Album Review: The Charlatans – Who We Touch3 min read
Having survived their fair share of downfalls and dud releases throughout the years as well as the death of keyboardist Rob Collins in the nineties, The Charlatans are an indie spectacle that are still able to make anthemic and credible records after a career covering over 20 years.
Though the days of number one singles and award winning records were reserved for the bands earlier nineties Brit-pop heyday, new album Who We Touch, which sees its release this week, is a step in the right direction as the band unleash a collection of well crafted and nostalgic gems.
Love Is Ending starts the record on a slightly Dandy Warhol-ish note. Fronting the record as lead single, the song comes crashing in as soon as the play button is pressed and immediately you are reminded of a youthful garage band blasting away at their instruments with angst and energy. The track is quite catchy, a plus for an opening number because immediately you are hooked to the sounds of a band who have been around for over two decades yet still hold on to the youthful vibe that got them recognized as one of Britain’s indie greats in the late eighties.
Your Pure Soul is the albums early zenith. Opening with a light acoustic strumming and building up to an bouncy singalong, it ropes your attention in right from the songs opening chord. The filling of synth build over a backbone of infectious and melodic verses and the occasional eighties inspired key tinkerings help make this one an amazing addition within the record.
Smash the System sways from a calm and collected indie jam to an aggressive and rebellious reminder of days of old. This is a winner in the eyes of the old school Charlatans followers who relish in the bands angst offerings while Oh offers a little jazz infusion creating another standout on the record with some memorable piano melodies and haunting chorus humming swaying with Berguss’ melancholic vocals.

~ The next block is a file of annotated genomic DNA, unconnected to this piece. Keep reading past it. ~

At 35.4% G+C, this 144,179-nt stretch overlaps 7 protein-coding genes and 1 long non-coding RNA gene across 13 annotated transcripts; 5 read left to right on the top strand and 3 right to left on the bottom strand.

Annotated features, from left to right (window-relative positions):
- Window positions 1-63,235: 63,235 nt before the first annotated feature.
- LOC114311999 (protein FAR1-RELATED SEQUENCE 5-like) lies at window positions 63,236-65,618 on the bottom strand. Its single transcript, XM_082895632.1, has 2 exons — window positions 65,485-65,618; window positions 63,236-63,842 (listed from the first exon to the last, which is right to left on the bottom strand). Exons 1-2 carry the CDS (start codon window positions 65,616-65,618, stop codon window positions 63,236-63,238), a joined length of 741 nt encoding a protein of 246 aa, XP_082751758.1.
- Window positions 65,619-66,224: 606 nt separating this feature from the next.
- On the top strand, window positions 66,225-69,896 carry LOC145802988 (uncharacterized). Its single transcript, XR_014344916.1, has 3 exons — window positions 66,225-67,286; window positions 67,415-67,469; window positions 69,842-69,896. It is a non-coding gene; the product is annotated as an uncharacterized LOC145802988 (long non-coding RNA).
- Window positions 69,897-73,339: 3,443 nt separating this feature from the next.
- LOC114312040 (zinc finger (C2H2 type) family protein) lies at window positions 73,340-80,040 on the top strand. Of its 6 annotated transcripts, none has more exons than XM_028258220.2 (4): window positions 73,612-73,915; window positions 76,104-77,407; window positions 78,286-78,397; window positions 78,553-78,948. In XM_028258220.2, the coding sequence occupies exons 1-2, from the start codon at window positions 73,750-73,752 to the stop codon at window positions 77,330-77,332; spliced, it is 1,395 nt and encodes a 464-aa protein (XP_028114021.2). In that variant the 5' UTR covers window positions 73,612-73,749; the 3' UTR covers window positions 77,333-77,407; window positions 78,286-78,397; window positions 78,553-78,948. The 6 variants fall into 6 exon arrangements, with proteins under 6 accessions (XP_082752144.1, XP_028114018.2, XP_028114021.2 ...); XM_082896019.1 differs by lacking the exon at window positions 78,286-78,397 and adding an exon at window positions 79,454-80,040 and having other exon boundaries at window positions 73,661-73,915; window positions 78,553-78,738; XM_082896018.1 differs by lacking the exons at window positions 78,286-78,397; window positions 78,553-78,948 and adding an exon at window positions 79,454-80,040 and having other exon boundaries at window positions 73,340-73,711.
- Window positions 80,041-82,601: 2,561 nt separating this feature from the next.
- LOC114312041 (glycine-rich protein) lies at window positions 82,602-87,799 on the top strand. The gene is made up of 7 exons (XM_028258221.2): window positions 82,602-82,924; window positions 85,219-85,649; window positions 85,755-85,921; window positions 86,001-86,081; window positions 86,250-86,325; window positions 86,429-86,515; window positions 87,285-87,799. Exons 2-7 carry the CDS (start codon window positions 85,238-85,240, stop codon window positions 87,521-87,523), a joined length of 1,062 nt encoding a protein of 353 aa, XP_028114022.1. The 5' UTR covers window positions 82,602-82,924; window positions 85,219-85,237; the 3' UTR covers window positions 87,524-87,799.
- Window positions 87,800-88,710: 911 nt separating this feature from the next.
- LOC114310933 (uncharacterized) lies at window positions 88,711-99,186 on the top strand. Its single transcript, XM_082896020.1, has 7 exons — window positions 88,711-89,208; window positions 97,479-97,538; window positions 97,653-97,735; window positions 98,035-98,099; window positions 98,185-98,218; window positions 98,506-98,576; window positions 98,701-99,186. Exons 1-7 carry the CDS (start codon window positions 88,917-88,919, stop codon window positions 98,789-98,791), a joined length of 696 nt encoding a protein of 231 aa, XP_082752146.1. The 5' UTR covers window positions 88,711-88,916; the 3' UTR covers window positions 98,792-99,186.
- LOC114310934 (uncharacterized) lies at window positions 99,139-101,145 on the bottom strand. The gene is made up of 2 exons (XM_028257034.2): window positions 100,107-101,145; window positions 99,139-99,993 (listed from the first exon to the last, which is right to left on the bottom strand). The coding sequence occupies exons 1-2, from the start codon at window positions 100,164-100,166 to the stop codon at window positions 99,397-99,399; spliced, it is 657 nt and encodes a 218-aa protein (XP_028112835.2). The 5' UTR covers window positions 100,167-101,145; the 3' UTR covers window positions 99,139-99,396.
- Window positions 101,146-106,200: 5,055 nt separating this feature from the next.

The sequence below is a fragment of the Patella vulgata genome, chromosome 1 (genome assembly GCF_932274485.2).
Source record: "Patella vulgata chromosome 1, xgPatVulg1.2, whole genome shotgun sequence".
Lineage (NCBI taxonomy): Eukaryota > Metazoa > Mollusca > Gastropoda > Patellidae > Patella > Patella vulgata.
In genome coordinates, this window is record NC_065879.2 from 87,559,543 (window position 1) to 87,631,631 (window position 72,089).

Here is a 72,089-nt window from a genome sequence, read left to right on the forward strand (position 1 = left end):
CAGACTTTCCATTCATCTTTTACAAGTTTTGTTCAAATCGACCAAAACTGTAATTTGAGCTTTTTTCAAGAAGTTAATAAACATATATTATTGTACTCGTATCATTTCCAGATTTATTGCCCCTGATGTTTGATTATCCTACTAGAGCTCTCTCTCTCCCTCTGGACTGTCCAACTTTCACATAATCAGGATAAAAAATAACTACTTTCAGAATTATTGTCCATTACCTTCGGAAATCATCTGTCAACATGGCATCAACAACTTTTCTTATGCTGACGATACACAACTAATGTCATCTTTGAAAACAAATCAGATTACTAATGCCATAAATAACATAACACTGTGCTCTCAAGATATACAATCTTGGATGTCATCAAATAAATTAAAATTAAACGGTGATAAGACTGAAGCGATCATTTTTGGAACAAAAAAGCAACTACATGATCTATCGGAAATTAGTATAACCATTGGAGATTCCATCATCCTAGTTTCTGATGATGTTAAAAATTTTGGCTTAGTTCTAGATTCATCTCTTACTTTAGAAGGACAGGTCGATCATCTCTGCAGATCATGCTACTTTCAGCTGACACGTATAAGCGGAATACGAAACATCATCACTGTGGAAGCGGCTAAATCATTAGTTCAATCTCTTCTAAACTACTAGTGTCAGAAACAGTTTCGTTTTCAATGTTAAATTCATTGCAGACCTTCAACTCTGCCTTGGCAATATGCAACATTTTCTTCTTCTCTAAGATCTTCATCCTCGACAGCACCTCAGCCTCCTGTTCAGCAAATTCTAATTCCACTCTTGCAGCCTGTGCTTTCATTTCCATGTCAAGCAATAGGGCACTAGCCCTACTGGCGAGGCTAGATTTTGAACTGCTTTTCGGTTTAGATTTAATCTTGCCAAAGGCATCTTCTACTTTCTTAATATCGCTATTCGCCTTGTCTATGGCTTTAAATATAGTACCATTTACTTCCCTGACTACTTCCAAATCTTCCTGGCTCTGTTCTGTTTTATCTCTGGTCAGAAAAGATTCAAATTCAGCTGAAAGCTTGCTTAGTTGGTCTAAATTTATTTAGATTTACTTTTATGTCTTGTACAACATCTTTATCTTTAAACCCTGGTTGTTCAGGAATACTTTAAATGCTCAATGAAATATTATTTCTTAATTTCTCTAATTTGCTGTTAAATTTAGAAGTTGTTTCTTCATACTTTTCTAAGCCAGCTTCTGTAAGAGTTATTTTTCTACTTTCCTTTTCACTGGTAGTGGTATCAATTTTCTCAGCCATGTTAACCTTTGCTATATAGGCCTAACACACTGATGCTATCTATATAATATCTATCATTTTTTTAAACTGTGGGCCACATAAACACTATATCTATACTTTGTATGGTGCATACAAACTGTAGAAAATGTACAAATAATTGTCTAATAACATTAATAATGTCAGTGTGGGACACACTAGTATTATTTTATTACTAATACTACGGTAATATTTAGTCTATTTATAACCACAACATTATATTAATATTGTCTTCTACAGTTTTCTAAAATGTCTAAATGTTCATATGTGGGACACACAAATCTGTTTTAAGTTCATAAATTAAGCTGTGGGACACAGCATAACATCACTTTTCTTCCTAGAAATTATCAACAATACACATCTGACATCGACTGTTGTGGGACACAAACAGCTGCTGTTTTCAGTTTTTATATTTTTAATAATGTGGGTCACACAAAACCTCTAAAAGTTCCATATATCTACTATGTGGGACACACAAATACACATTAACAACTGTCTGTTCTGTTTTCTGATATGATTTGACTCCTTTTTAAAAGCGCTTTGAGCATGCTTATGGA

Intimacy is a slow toe tapper with a sedate beat that brings the records energy down a little with a subdued mid section of balladry. Twisting through five minutes of serene and compassionate vocals it does slightly grind on you by the end with its repetitive chorus.
Sincerity follows and pulls you back into the arena proving to be the epicenter of the record with an infectious throb to Who We Touch. Definitely the heart to the record, its chorus is charming and also haunting in its offering while the bands backing vocals throughout the bridge chant and holler in true punk style. A cool six minutes of superb indie at its best.
The production of Who We Touch is right on the mark. These guys have been in the game long enough to know what works and they focus on that through every song featured on the record. The bands knack at pulling together songs packed full of spritely and arduous riffs with front man Tim Burgess’ almost juvenile vocals give this band the one up amongst so many acts on the scene attempting to replicate the Charlatans success.
The band have had an impressive career. One of the few bands to have survived the decline of the Brit-pop era, Who We Touch see the Charlatans with an eleventh record to call their own. And what a record it is. An impressive addition to an already prodigious catalogue spanning 22 years.
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